of Librarians in the Edo State Public Library in Benin City. The data for the study were generated
through a questionnaire administered to 36 staff in the Cataloguing Division of the public library.
The results of data analysis indicate that: Edo and Igbo ethnic groups members have different
cultural beliefs but common psychological communication response orientations; the response
orientations negatively influence their communication behaviours; Edo and Igbo ethnic group
members are ethnocentric and prejudiced, therefore, are stereotyped and dogmatic in their
communication behaviours; these psychological dispositions influence Edo and Igbo ethnic groups
members communication orientations; and they exhibit negative ( suspicious and defensiveness,
closed-minded, alienation and hostility) communication response tendencies.

INTRODUCTION
Nigeria is the most populous country in Africa, the most populous country in the world in which the
majority of the population is black. It is composed of more than 250 ethnic groups. The most
populous and politically influential ethnic groups are Hausa and Fulani 29 percent, Yoruba 21
percent, Igbo 18 percent, Ijaw 6.5 percent, Ibibio 4.5 percent, Kanuri 4 percent, Anang 3.5 percent,
Tiv 2.5 percent, Efik 2 percent. Although fewer than 25 percent of Nigerians live in urban cities, not
less than 24 cities have populations of more than 100,000.
Nigeria is a nation of the religious. It is awash with several religious which are helping to accentuate
regional ethnic distinctions in the country. (Wikipedia.org/wiki/Religion). The indigenous belief
system has its grip on the people despite the presence of other foreign and exotic religions. There is a
system of belief that combine family ghosts with relations to the primordial spirits; sorcery and
witchcraft beliefs manifest in different forms of worship among various ethnic groups in the country.
The ethnicity in Nigeria is so varied that there is no definition of a Nigerian beyond that of someone
who lives within the borders of the country. The ethnic groups are composed of smaller groups but
there is much difference between even the small groups as there is between Germans, English,
Russians and Turks (Chief Obafemi Awolowo, cited by Rakov, 1990).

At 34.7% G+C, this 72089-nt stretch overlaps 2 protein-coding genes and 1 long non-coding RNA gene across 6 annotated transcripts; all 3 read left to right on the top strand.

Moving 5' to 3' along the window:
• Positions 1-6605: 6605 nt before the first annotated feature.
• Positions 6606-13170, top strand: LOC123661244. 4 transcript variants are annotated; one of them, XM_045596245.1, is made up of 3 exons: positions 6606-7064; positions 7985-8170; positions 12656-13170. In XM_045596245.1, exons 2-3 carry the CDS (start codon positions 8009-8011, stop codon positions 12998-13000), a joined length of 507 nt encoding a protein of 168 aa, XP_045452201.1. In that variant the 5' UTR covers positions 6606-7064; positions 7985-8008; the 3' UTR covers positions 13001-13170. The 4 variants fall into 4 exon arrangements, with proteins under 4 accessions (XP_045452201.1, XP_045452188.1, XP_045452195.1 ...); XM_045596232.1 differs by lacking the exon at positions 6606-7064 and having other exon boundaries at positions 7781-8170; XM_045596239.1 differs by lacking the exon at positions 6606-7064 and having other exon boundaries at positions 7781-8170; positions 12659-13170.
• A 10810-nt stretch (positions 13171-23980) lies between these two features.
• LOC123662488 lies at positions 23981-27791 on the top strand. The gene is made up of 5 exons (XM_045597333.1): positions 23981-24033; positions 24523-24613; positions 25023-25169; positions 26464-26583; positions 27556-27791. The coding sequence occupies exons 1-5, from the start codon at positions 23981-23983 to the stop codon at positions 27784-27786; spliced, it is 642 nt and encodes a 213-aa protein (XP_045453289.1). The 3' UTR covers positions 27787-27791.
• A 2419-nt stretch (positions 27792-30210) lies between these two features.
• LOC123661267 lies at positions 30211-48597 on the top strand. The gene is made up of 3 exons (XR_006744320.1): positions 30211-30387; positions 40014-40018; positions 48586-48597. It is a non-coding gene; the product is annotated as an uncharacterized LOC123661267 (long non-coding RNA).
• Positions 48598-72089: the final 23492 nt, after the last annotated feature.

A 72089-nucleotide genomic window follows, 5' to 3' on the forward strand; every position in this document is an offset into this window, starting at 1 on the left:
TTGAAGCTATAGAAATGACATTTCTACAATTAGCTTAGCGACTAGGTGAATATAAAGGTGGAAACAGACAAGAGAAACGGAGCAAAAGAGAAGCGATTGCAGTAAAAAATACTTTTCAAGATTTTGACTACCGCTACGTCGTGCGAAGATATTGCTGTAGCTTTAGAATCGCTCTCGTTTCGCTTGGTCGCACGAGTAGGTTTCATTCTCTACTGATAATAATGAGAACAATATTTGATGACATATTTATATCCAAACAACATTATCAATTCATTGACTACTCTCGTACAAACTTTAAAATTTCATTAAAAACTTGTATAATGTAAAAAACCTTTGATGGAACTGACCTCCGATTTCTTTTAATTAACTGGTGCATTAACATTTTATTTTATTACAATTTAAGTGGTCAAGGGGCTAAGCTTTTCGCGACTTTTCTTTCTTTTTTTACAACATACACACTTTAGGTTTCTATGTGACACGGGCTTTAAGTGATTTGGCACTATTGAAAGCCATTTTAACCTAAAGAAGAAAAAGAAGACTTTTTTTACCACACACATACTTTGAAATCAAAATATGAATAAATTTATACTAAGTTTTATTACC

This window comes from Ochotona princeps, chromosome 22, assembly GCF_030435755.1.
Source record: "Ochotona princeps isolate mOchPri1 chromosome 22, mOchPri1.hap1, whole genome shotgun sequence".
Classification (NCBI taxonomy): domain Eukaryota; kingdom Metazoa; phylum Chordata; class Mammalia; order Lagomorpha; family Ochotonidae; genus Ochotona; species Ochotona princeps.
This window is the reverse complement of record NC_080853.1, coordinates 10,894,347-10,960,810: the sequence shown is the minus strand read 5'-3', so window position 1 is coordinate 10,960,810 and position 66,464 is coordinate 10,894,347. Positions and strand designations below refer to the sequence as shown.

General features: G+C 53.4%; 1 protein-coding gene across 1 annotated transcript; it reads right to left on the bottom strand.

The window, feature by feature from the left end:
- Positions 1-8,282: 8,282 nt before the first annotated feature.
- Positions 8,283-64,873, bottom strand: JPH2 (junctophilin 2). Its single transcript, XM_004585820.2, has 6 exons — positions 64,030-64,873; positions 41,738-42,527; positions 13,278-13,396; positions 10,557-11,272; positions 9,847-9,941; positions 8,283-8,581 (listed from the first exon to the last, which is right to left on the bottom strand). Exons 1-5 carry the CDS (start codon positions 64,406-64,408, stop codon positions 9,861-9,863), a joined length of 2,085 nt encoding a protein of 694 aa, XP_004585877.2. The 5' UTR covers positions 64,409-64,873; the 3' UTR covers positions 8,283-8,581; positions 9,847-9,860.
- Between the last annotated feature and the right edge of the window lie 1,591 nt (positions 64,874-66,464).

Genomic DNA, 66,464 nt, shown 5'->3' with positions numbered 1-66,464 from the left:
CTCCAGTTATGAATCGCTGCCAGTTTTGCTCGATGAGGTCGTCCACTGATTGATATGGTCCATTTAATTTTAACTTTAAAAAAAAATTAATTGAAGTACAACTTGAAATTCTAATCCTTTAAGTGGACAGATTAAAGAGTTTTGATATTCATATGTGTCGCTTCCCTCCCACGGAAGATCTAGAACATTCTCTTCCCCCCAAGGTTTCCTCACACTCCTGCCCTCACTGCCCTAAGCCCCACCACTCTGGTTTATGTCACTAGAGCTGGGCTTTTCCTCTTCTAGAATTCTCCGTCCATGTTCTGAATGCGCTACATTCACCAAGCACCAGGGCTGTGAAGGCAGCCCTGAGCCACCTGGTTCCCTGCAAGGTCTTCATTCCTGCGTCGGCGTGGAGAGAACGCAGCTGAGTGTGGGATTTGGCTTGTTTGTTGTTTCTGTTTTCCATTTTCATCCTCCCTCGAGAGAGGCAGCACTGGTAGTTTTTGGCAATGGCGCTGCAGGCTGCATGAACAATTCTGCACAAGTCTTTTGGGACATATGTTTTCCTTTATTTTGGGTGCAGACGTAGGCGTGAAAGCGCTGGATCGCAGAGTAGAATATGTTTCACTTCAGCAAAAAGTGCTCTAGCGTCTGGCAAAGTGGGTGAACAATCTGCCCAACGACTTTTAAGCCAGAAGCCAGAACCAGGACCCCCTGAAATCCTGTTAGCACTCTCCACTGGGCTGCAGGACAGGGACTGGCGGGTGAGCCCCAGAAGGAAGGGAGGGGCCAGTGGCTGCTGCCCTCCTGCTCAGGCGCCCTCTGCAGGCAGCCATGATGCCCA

As a result of the ethnic diversity and cultural differences, the countrys unity has been consistently
under siege; eight attempts at succession threatened national unity from 1914 to 1977. The Bianfran
war, religiouslyinspired Kano riots in 1980, Major Gideon Ockar attempted coup in 1991, the Jos
and Boko Haran riots of 2009 and 2010 religious riots in the heart of the northern states of Nigeria are
collectively traceable to ethnicity and religious factors based on cultural orientation and responses to
national issues by the ethnic nationalities that make up the nation. This situation equally provides
explanation for the continued existence of the misunderstanding, tension, confusion, conflict and riots
that characterise the body polity of Nigeria.

Copyright 2011 SAVAP International

www.savap.org.pk

www.journals.savap.org.pk
180

ISSN: 2223-9553

Academic Research International

Volume 1, Issue 1, July 2011

There appears to be a close link between culture, behaviour and personality of the ethnic group
members. Levine (2009) and Serebra Learning Corporation (2010) are of the view that everything you
say is influenced by culture. That you operate with a set of invisible beliefs, values and assumptions
that become apparent to other people in the way you behave. Culture is important to the way you
communicate even though it is often hidden. Understanding more about culture can be a real bonus
when working as part of an organization.
PROBLEM STATEMENT AND OBJECTIVES
Various forms of misunderstanding, conflict, unrest and serious violence have occurred at different
places and organizations in Nigeria. The State and National Houses of Assemblies have had their fair
share of violence and serious disruptions of their sessions. The Senate, State and Federal ministries
and agencies, private sector and the institutions of learning have been bedevilled with violence in
which thousands of lives were lost and enormous valuable property destroyed in the country. Most
often the causes of such violence have been loosely and wrongly been ascribed to poverty, ignorance,